"The players were the easiest part of all," Jackie himself insisted once when reviewing his struggle. "The press and fans made things a whole lot tougher." Robinson tends to say what he wishes were true and offer his wish as truth. The resentment of players obviously was among the most difficult obstacles he had to surmount. Robinson's introduction into the major leagues prompted Dixie Walker to ask that he be traded, and brought the St. Louis Cardinals to the verge of a player strike. A great deal of player resentment still remains, and in some cases Jackie's success has made it even stronger. Naturally, players who resent Robinson do not tell him so. Public proclamations of bigotry have virtually ended in baseball. Yet Jackie's subconscious awareness of resentment, plus the fact that resentment remains, are significant parts of any evaluation of his place on the Dodgers today. There has been integration. It has not been complete.
Jackie Roosevelt Robinson today is grayer, fatter, richer, and far more assured than he was ten years ago. He has built a handsome home set among three acres of rolling Connecticut woodland, but he has developed a nervous stomach. He has acquired considerable presence before a microphone; he is a good speaker.
We talked most recently one morning on a bumpy bus that carried the Dodgers from the Chase Hotel in St. Louis to the city's airport. Robinson is permitted to stay at the Chase and has been for the last two years. It is interesting to note that when the hotel management first suggested to the club that it was time the Negro players checked in at the Chase along with the rest of the Dodgers, certain qualifications were laid down. "They'll have to eat in their rooms," the hotel official said, "and they'll have to agree not to hang around the lobbies and the other public rooms." Told about the offer, Roy Campanella said he would pass it up. Roy wasn't going to stay anywhere he wasn't wanted. Don Newcombe, Jim Gilliam and Joe Black agreed. But Jackie Robinson said he guessed the terms were all right with him, he would stay at the Chase. It was a wedge, anyway. So he did, and within an amazingly short time the hotel lifted all the bars and quietly passed the word that Jackie should consider himself just another guest and go where he pleased in the hotel and eat where everybody else ate. So now, because Jackie, eight years after he hit the big leagues, long after the "pioneering" days were supposed to be ended, was still willing to humble himself in order to advance the larger cause, all Negro ballplayers are welcome at the Chase—and another barrier has come down. Wherever Jackie goes, he encounters reminders of barriers that no longer exist because of himself.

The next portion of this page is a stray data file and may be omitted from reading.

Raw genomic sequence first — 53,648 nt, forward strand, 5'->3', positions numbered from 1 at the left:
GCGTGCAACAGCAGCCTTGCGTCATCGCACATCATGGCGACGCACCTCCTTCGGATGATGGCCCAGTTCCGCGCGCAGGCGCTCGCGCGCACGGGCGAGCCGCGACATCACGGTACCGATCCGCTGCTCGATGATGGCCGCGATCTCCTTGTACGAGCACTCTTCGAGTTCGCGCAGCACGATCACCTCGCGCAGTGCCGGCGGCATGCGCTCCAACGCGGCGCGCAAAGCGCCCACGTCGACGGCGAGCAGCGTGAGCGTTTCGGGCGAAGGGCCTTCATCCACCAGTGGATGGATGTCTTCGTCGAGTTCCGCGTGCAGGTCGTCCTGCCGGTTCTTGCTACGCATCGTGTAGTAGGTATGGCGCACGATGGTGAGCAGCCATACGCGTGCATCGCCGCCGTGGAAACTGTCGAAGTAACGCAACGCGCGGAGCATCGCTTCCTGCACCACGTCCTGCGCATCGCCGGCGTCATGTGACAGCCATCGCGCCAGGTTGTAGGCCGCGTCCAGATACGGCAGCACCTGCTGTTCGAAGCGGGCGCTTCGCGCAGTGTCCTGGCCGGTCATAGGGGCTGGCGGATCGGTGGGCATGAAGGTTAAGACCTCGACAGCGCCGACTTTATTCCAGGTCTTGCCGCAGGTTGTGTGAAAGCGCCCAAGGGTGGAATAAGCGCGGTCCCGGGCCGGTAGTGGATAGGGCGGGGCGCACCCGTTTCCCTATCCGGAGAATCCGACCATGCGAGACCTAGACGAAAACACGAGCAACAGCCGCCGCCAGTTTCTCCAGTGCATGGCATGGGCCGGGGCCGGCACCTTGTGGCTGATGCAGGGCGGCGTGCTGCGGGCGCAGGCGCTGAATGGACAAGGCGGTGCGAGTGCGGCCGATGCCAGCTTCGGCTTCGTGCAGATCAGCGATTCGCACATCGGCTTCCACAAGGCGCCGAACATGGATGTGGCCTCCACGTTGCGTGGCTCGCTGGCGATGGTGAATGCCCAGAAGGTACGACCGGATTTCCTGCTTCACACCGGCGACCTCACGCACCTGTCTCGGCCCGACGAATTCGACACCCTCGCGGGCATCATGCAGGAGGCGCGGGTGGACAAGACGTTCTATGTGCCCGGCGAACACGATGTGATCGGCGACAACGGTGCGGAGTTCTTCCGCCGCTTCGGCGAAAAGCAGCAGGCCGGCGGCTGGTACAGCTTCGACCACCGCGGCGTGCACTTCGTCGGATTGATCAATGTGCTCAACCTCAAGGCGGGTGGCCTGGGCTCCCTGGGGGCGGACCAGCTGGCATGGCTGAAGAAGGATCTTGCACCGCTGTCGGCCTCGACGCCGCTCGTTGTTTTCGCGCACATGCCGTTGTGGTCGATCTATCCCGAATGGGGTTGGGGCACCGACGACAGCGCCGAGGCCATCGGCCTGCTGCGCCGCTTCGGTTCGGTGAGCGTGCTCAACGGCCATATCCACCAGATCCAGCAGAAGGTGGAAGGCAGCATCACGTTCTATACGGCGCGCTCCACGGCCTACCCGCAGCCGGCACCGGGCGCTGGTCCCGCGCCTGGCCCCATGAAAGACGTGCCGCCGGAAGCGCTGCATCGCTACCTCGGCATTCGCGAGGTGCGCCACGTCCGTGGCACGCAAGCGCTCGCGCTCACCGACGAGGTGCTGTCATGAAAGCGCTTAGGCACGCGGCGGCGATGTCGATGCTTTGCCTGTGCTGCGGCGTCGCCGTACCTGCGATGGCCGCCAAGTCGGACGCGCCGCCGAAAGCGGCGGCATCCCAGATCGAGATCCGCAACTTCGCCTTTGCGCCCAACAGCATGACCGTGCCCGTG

"We feel," he began, "that . . .”
"Who is we?"
"Rachel and me," Robinson explained. Rachel, his wife, has played a tremendous role in the ten years of Jackie Robinson.
"Anyway," he said, "we feel that those barriers haven't been knocked down because of just us. We've had help. It isn't even right to say I broke a color line. Mr. Rickey did. I played ball. Mr. Rickey made it possible for me to play."
Of all the men Robinson has met in baseball, he considers Rickey "the finest, in a class by himself." Before the 1952 World Series, Jackie made a point of specifying that he wanted to win the Series for two people: "Rae and Mr. Rickey." Rickey was then general manager of the Pittsburgh Pirates and O'Malley had succeeded him as Dodger president. "But I wanted to let Mr. Rickey know where he stood in my book," Jackie explained.
"Aside from Mr. Rickey I haven't made any what you call real close friends in baseball," Jackie said. "I mean, I got a lot of respect for fellows. Pee Wee Reese."
I was taking notes on a bouncy bus. "Shall I write Durocher's name here, too?" I asked.